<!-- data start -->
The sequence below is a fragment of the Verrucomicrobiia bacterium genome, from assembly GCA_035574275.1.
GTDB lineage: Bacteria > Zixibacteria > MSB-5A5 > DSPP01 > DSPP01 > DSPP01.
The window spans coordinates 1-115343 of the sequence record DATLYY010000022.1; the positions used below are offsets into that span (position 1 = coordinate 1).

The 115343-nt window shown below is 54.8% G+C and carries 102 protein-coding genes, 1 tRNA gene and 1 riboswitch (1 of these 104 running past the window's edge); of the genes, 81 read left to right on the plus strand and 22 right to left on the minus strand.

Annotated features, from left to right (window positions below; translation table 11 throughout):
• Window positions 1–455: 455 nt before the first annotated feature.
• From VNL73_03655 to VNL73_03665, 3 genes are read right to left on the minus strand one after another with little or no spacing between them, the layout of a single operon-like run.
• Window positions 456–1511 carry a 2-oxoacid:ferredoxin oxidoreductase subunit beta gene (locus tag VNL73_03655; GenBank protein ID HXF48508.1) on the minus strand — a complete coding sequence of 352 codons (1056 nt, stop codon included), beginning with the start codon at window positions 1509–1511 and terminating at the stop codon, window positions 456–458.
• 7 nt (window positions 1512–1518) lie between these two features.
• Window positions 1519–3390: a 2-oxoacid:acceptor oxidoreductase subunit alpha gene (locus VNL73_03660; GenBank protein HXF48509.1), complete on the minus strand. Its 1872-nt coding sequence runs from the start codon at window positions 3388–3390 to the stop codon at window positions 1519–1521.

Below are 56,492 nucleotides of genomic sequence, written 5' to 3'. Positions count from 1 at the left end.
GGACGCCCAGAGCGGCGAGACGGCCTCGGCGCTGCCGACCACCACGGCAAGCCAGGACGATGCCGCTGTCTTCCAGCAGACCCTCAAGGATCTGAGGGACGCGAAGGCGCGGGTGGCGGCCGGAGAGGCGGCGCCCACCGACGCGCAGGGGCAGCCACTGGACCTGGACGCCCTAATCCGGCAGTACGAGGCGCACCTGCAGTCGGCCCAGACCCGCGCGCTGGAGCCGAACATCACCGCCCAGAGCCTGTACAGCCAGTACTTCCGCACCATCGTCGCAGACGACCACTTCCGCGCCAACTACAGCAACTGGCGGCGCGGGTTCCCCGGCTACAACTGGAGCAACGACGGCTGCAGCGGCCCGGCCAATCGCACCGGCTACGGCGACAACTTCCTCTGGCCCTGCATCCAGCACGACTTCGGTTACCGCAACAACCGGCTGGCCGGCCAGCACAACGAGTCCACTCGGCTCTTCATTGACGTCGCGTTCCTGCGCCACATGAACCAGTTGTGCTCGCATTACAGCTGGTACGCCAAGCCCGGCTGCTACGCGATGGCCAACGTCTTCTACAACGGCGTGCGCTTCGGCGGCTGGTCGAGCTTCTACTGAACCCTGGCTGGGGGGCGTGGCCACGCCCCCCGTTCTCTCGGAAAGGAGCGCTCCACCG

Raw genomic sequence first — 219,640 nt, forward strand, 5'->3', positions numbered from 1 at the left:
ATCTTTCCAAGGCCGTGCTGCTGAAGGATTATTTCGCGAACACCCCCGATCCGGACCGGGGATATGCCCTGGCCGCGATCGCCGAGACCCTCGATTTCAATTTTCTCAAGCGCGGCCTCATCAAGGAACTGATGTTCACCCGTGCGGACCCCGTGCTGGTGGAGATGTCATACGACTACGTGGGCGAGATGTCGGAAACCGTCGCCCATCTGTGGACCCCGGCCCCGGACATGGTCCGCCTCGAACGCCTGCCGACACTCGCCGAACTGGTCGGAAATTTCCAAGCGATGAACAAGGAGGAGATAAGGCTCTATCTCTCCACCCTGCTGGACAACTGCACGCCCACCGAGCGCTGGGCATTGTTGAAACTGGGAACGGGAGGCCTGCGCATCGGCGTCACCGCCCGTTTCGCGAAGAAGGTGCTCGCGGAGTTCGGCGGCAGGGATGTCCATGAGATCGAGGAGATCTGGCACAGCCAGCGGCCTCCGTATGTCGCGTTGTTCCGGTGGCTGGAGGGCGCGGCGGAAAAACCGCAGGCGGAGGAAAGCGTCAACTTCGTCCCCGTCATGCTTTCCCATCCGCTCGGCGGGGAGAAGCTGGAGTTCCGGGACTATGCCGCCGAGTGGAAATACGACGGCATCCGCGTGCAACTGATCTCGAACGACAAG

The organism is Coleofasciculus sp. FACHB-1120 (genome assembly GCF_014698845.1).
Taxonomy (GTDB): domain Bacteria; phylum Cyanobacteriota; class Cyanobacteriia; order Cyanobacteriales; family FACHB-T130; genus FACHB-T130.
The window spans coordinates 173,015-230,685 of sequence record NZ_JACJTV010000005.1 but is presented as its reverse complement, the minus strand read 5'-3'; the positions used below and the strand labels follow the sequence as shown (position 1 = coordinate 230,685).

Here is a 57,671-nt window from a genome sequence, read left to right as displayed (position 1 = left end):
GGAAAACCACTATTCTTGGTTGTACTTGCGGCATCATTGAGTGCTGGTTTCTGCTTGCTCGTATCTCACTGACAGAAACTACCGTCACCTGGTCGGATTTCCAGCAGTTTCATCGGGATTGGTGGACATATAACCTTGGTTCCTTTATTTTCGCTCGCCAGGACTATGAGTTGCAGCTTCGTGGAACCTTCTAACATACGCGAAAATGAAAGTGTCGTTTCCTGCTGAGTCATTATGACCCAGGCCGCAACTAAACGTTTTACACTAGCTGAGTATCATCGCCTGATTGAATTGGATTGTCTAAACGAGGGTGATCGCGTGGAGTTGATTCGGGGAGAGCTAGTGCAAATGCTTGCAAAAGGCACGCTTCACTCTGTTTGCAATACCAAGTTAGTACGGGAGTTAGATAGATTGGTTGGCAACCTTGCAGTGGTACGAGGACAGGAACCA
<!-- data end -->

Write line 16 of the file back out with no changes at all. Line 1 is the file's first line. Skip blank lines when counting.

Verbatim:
Taxonomy (GTDB): domain Bacteria; phylum Cyanobacteriota; class Cyanobacteriia; order Cyanobacteriales; family FACHB-T130; genus FACHB-T130.